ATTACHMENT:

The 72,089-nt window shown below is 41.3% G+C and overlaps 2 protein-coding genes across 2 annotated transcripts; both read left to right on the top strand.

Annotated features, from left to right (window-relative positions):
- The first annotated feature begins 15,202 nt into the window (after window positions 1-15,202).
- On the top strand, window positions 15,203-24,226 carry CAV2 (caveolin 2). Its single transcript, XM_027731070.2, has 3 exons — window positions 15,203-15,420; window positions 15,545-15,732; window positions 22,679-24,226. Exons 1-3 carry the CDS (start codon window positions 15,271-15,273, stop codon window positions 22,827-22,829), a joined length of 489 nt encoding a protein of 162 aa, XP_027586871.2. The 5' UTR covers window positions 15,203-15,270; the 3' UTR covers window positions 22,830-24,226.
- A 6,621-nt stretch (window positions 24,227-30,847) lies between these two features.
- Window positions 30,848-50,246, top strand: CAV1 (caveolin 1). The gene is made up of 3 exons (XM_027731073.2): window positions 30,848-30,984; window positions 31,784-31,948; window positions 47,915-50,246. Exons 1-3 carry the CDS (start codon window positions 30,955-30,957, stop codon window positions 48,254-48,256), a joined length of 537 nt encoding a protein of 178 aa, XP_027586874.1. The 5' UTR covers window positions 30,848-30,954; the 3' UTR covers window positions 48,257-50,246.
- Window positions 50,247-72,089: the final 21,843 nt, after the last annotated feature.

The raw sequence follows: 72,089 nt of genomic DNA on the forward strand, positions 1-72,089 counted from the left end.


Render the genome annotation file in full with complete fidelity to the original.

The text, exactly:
The 72,089-nt window shown below is 41.3% G+C and overlaps 2 protein-coding genes across 2 annotated transcripts; both read left to right on the top strand.

Annotated features, from left to right (window-relative positions):
- The first annotated feature begins 15,202 nt into the window (after window positions 1-15,202).
- On the top strand, window positions 15,203-24,226 carry CAV2 (caveolin 2). Its single transcript, XM_027731070.2, has 3 exons — window positions 15,203-15,420; window positions 15,545-15,732; window positions 22,679-24,226. Exons 1-3 carry the CDS (start codon window positions 15,271-15,273, stop codon window positions 22,827-22,829), a joined length of 489 nt encoding a protein of 162 aa, XP_027586871.2. The 5' UTR covers window positions 15,203-15,270; the 3' UTR covers window positions 22,830-24,226.
- A 6,621-nt stretch (window positions 24,227-30,847) lies between these two features.
- Window positions 30,848-50,246, top strand: CAV1 (caveolin 1). The gene is made up of 3 exons (XM_027731073.2): window positions 30,848-30,984; window positions 31,784-31,948; window positions 47,915-50,246. Exons 1-3 carry the CDS (start codon window positions 30,955-30,957, stop codon window positions 48,254-48,256), a joined length of 537 nt encoding a protein of 178 aa, XP_027586874.1. The 5' UTR covers window positions 30,848-30,954; the 3' UTR covers window positions 48,257-50,246.
- Window positions 50,247-72,089: the final 21,843 nt, after the last annotated feature.

The raw sequence follows: 72,089 nt of genomic DNA on the forward strand, positions 1-72,089 counted from the left end.